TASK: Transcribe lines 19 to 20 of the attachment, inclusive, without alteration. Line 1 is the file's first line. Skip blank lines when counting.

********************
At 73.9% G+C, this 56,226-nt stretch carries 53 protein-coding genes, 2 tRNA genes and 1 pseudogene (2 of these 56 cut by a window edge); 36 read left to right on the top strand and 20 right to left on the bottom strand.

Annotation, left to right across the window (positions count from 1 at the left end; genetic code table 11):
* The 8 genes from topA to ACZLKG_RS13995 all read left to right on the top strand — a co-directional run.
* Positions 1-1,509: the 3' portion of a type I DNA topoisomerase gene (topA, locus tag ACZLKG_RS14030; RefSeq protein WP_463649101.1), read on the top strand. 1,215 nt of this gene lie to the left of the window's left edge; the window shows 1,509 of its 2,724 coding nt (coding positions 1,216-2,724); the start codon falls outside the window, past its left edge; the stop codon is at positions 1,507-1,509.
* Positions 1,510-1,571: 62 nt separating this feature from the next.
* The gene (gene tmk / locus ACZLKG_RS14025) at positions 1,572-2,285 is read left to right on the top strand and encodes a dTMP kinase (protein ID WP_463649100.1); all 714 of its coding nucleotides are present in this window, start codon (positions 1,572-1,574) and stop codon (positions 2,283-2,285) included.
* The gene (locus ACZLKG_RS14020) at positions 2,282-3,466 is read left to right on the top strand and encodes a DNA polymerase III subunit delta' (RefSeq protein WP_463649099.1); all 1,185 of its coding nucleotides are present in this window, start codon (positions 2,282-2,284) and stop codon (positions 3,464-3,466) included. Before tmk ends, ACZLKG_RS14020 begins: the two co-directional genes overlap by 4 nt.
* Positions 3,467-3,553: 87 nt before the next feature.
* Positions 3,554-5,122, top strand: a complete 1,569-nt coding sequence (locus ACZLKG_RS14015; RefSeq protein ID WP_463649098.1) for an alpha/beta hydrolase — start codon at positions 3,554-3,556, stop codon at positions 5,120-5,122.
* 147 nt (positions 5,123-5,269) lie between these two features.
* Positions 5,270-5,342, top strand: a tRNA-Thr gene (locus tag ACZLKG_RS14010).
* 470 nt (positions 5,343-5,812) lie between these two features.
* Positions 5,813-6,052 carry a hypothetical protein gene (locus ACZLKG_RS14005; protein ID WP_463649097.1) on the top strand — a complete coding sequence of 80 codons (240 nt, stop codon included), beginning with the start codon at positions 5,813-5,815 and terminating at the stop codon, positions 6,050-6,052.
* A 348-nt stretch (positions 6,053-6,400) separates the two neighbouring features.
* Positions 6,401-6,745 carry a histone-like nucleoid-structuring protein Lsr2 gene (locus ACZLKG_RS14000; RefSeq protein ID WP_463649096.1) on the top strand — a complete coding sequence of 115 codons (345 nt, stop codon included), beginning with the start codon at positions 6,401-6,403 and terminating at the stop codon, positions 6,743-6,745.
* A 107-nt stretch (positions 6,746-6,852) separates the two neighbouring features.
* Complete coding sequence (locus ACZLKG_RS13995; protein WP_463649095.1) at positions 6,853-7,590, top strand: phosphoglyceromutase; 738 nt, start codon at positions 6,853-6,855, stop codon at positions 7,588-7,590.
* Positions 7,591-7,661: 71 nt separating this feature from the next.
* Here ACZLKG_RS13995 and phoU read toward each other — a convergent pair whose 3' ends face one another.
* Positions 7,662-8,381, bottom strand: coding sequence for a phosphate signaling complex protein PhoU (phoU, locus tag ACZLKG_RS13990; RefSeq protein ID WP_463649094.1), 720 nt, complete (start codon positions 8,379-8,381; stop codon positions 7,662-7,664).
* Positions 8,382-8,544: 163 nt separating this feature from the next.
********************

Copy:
* Here ACZLKG_RS13995 and phoU read toward each other — a convergent pair whose 3' ends face one another.
* Positions 7,662-8,381, bottom strand: coding sequence for a phosphate signaling complex protein PhoU (phoU, locus tag ACZLKG_RS13990; RefSeq protein ID WP_463649094.1), 720 nt, complete (start codon positions 8,379-8,381; stop codon positions 7,662-7,664).